Sunday, February 21, 2010

Fumbling Toward Polyglottery

This week, I've been sort of scattered, language learning wise. Part of this ties into language learning goals. And part of it, let's be frank, ties into ego.

I've always enjoyed dabbling with a number of languages. But I've always been stuck at two - English and French - where I have solid competence. On the other hand, I've let my Spanish and Italian wax and wane. The other day, I was updating my profile at and I noticed the criteria for basic fluency. Modestly estimating my abilities, I'm just a little bit short for Spanish. And so, while this is Italian month, I've wanted to dig in with the Spanish enough to maybe count myself a weak triglot. (My Spanish is far enough ahead of my Italian that this is the way to go, and, besides, I talk to Spanish speakers in Spanish all the time so ramping it up a bit will just make it easier to do something I'm already doing.)

This week, then, I've slogged through a bit more Michel Thomas Italian. I'm partway into disc 6. And I've worked through lessons 1-4 of the DLI's 200 Hour Uzbek course (though I don't have the audio, so my work consists of working through the written exercises and making sure I know all the vocabulary). Finally, I'm midway through lesson 1 of the DLI's Spanish Head Start course, which doesn't teach a ton, but what it covers it drills you on well. If you're a corporal, I know exactly what to say if we're introduced!

There's the background for our title: Fumbling Toward Polyglottery.

If you're going to be a polyglot, there's the question: How? Do you learn all your languages at once? Do you learn them all to fluency? Does it make more sense to learn them one at a time?

One of the challenges that comes up in becoming a polyglot is that you wind up a serial bilingual or serial trilingual instead. If you're going to be a true polyglot, you have to be able to have a bunch of languages running around in your head at the same time. So in a way, it's reassuring to see my learning go a little bit willy-nilly again. Keeping Spanish and Italian at the same time poses its particular set of challenges with respect to interference. I'm starting to discover, though, that if I study them both the same day, even during the same hour, instead of mixing them up, my brain catches on that I've switched. It's when I let one go dormant for a while that the interference starts, with me filling in the gaps in the weak language with guesses from the stronger one.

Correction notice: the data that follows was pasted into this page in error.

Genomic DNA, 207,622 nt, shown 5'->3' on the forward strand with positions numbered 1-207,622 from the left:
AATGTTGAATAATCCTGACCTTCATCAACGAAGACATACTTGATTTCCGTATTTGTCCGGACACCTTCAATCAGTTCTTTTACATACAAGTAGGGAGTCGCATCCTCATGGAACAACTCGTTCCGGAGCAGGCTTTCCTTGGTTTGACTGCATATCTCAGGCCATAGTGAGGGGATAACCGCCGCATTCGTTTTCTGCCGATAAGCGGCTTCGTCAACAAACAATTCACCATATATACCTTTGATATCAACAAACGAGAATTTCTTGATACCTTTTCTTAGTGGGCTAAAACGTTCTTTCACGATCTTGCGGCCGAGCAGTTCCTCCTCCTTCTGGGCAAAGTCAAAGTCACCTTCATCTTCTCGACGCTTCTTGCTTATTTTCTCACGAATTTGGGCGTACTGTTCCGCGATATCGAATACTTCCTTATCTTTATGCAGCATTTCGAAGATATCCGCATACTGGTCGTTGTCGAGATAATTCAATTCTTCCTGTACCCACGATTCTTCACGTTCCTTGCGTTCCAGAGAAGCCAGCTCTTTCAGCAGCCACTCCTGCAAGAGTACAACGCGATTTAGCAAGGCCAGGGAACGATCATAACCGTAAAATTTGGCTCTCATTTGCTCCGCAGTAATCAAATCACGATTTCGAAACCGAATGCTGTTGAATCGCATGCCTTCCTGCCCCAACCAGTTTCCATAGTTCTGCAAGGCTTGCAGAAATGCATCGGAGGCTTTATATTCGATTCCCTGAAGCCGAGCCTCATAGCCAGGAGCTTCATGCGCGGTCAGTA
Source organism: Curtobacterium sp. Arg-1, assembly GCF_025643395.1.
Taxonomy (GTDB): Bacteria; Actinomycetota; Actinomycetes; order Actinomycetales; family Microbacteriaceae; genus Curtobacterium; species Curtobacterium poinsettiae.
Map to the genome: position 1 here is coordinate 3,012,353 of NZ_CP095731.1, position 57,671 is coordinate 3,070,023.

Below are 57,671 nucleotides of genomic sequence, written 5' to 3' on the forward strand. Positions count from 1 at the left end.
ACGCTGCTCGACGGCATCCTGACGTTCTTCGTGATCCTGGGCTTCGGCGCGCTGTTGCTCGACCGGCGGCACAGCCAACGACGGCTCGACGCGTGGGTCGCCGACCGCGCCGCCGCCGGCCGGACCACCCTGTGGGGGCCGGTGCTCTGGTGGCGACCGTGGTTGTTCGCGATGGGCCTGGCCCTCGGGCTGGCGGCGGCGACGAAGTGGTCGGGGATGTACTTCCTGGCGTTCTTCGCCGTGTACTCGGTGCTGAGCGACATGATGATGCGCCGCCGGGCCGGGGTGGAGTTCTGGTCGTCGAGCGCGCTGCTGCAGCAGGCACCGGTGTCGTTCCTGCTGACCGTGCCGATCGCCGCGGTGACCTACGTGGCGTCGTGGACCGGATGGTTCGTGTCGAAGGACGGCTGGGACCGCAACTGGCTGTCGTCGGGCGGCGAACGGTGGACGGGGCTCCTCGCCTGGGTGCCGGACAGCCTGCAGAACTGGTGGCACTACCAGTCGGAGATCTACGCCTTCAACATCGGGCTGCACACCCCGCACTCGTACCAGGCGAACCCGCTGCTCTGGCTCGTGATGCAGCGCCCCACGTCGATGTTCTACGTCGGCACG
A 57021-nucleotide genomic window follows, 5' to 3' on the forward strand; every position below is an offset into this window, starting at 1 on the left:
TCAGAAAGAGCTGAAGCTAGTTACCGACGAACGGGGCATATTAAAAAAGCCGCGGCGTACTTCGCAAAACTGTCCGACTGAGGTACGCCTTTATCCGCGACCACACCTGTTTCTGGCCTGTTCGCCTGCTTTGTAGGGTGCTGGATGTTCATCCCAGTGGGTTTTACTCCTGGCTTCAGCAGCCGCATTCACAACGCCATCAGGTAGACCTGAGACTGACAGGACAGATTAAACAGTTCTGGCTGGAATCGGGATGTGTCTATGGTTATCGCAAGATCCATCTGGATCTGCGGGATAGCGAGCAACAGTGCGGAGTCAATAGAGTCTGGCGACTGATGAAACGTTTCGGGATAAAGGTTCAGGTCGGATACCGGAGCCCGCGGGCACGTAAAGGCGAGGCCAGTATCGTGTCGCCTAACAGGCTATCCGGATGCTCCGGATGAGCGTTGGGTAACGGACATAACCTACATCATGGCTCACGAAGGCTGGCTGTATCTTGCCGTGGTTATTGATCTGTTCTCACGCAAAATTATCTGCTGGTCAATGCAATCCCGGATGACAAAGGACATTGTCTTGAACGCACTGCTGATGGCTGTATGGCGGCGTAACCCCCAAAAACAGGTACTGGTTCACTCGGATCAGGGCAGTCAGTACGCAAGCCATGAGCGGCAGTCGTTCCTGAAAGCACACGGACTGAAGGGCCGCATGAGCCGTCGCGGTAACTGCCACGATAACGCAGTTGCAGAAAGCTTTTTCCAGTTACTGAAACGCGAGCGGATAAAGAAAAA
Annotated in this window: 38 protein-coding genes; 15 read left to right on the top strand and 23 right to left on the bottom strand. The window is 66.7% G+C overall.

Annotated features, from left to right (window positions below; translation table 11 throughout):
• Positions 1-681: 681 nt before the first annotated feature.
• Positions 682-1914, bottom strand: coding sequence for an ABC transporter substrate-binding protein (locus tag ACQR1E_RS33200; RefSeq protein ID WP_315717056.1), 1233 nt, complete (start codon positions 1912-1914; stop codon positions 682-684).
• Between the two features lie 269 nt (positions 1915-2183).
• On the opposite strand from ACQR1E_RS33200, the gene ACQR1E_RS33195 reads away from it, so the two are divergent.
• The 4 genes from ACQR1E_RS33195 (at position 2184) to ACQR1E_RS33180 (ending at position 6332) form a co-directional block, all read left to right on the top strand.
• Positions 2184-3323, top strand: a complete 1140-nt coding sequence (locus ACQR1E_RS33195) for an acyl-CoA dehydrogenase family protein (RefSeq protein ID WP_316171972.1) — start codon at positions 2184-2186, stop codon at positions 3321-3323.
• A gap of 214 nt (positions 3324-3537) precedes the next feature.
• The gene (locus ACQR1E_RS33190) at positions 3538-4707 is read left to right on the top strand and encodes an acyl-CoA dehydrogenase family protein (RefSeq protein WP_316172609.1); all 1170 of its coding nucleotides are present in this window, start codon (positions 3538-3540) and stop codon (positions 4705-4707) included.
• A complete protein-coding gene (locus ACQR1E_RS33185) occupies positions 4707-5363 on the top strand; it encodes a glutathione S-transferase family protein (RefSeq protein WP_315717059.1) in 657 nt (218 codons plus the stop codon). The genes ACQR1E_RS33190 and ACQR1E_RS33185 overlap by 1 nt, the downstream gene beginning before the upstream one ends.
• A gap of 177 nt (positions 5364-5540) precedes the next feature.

Want to be a polyglot? If you do, it's not just about learning multiple languages. It's about keeping them and letting them co-exist in your mind. So if you find yourself drifting between languages, instead of sticking to your schedule for learning them, don't worry. It's just practice for the day when you speak them all at a higher level.


Blogger doviende said...

I've heard it said many times that the better you know a language, the less you lose and the slower you lose it. If you get to fluency in a language such that listening and speaking are natural easy things, then I bet it would take very little effort to keep yourself somewhere near that.

I only know from experience that languages where i never really got anyhere have quickly dwindled down to almost nothing.

This is definitely the year for me to make a couple of things stick finally, but for the long-term I try to think of examples like Steve Kaufmann. Learning one language every year or two consistently can take you a long way over time. I think sticking to one language at a time might be he fastest way to go overall.

7:48 AM  
Blogger Aidan said...

I agree with doviende that the languages that are really embedded really do tend to stick. However, I think that there is real value in learning (or maintaining) many languages in synch. I am in the lucky situation where I get to speak Dutch and Polish every day so they take care of themselves. I have subscriptions to magazines and books in French, Spanish and Italian to keep those ticking away. I am only really 'learning' Japanese right now. Of the other languages I know Irish doesn't really disappear since I spoke it for many years regularly but I must say that the weaker ones like German and Swedish are much harder to remember easily especially since I am not really doing anything with them.

2:10 AM  

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